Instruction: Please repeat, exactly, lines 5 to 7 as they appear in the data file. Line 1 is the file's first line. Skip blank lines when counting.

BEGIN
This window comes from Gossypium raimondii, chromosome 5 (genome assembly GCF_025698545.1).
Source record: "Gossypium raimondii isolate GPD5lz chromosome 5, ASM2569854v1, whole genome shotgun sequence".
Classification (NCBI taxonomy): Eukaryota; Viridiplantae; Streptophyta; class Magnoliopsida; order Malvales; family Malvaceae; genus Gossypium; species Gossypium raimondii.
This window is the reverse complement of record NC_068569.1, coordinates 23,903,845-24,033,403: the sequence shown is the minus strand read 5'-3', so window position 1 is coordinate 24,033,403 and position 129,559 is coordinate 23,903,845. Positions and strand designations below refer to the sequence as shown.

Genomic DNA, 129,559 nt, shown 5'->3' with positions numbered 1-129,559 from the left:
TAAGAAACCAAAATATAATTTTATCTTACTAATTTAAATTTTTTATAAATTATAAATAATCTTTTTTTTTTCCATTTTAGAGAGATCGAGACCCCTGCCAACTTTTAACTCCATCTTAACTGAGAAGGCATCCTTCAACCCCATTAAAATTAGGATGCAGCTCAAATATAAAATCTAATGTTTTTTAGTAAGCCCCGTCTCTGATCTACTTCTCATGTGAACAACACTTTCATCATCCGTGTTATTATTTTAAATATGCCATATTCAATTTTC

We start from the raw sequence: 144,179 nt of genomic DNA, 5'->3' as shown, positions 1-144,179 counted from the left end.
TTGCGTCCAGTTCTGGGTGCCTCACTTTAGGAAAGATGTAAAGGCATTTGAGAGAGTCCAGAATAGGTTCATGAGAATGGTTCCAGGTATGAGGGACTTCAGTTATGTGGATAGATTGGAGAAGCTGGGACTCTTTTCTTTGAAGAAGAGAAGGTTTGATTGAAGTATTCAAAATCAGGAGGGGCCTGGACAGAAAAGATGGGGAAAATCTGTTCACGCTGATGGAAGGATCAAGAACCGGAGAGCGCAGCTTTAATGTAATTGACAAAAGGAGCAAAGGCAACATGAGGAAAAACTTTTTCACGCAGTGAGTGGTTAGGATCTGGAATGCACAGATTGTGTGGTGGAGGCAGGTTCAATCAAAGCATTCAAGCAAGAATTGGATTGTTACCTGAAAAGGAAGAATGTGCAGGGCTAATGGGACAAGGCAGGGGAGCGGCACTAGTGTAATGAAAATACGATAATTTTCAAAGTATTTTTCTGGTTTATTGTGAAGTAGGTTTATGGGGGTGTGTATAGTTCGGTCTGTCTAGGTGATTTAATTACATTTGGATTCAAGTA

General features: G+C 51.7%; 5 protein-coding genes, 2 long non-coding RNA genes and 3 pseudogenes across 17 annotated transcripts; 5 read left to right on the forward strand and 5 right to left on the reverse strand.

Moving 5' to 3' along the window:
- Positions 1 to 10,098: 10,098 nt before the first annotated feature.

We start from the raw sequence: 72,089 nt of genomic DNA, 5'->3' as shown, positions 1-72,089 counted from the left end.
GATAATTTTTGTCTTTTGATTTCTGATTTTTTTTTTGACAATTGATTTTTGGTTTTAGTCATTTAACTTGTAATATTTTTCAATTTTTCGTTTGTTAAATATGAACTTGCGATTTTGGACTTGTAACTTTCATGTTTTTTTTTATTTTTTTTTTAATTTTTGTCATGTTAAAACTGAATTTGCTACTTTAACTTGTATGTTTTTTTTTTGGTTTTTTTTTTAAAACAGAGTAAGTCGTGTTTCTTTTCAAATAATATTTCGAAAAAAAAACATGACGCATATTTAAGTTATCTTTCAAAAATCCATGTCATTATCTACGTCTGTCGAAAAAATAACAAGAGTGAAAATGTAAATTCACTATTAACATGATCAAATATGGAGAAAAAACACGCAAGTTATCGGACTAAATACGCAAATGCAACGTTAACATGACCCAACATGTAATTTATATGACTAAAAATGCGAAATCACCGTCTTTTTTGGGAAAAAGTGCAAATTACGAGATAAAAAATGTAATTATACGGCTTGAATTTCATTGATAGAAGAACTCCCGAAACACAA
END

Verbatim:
Genomic DNA, 129,559 nt, shown 5'->3' with positions numbered 1-129,559 from the left:
TAAGAAACCAAAATATAATTTTATCTTACTAATTTAAATTTTTTATAAATTATAAATAATCTTTTTTTTTTCCATTTTAGAGAGATCGAGACCCCTGCCAACTTTTAACTCCATCTTAACTGAGAAGGCATCCTTCAACCCCATTAAAATTAGGATGCAGCTCAAATATAAAATCTAATGTTTTTTAGTAAGCCCCGTCTCTGATCTACTTCTCATGTGAACAACACTTTCATCATCCGTGTTATTATTTTAAATATGCCATATTCAATTTTC

We start from the raw sequence: 144,179 nt of genomic DNA, 5'->3' as shown, positions 1-144,179 counted from the left end.